• EIE says:

          19/08/2012 at 17:29

          You’re a pup at 43 and talking about silly Star Wars characters sums you up, go on..go play with your silly X box or whatever it’s called and leave football to real men. I bet you liked Fever Pitch too?

          • fred says:

            19/08/2012 at 17:58

            Not sure what you mean by ‘real men’. But there you go again having supernatural knowledge of other people and what they are like. I have absolutely no idea what you are like, ……………..Do you?

      • Chris N5 says:

        19/08/2012 at 19:18

        So only people from your background can understand football eh? No possibility that an african or middle class person who has watched the game for years could possibly know what they are talking about? What a load of ignorant, moronic, racist shite. You are an embaressment to arsenal fans.

    • MattH says:

      19/08/2012 at 18:18

      What a load of rubbish. It’s not the club you should be blaming, it’s the greedy players and the Russians, Arabs and the Spanish mega-clubs with their own TV deals who have created a bubble of completely unsustainable wage inflation. And it’s especially Man City who have cynically used their money to systematically weaken other clubs, but primarily targeted us.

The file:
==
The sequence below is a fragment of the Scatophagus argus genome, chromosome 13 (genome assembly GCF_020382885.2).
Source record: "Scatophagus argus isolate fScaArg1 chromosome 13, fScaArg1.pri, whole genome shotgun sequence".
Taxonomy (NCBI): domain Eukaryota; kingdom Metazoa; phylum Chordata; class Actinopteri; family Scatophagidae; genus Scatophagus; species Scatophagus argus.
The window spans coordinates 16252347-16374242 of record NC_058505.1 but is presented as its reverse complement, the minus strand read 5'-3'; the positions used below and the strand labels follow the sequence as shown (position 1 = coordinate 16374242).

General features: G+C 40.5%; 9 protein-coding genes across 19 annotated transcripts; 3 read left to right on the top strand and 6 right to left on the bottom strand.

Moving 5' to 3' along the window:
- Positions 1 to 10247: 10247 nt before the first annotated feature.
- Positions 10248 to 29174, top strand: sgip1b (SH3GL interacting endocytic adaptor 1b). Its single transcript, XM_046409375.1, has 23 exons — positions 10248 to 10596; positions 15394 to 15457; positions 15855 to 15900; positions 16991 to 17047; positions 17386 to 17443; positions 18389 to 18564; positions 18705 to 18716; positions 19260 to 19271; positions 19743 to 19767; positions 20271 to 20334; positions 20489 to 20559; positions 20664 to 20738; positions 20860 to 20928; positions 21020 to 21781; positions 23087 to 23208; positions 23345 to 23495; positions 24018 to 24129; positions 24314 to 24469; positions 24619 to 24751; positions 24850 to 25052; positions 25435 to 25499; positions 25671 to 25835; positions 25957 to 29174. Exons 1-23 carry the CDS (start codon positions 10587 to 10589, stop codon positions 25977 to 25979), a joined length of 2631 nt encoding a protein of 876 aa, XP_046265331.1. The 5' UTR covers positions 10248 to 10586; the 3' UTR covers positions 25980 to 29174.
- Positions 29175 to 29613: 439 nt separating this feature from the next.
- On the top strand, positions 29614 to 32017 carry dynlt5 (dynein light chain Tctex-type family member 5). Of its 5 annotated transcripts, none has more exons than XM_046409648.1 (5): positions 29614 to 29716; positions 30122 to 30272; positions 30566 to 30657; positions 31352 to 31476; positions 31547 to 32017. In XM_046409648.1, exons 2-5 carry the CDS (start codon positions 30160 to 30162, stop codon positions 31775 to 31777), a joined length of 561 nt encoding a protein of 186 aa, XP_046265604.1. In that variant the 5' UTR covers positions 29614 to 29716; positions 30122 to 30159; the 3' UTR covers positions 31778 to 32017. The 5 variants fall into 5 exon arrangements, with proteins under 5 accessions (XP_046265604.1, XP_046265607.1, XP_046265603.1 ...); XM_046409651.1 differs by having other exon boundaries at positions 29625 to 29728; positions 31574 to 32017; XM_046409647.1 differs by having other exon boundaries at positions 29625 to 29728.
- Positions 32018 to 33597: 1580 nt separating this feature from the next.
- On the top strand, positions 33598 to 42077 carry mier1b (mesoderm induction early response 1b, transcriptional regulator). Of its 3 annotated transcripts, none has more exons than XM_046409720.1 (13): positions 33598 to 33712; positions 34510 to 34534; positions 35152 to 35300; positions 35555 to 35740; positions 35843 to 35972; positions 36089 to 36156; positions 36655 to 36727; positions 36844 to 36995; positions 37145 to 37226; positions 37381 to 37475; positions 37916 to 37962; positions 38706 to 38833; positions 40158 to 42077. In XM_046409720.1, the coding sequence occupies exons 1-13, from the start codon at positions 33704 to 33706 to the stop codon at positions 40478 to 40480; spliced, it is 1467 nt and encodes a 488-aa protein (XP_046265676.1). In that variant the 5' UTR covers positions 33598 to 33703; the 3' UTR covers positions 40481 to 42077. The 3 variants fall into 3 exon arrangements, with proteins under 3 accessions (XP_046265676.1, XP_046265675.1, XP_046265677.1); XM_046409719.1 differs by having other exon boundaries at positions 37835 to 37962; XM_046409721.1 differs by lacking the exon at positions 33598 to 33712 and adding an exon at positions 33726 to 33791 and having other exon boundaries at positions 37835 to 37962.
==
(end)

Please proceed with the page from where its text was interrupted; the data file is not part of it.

If RvP wants to cash in, and somebody is stupid enough to commit to paying him £40m in wages for 4 years just to get one over on their neighbours, do you really think that’s the sort of gamble we should be taking on a 29 year old with glass ankles? And apparently the way Song has behaved left us with no choice really but to sell him, so fuck him, we’re better off without him.

      As far as a loan deal for Sahin goes, I don’t get what your problem is? Why wouldn’t we take him on loan? We still have 9 first-team midfielders! I think the boss is hopeful that we might, finally have a fit Diaby, but also with Wilshere and Coquelin to come back, and the Ox being groomed for CM role, we simply may not need Sahin in the long run, and then you’ll be moaning about another over-paid player sitting on the bench that we can’t shift.

      And when talking about ‘proven’ top class players I think Sagna deserves a bit more of your respect.

      EIE, I’m 40, and you sir, are behaving like a 14 year old troll.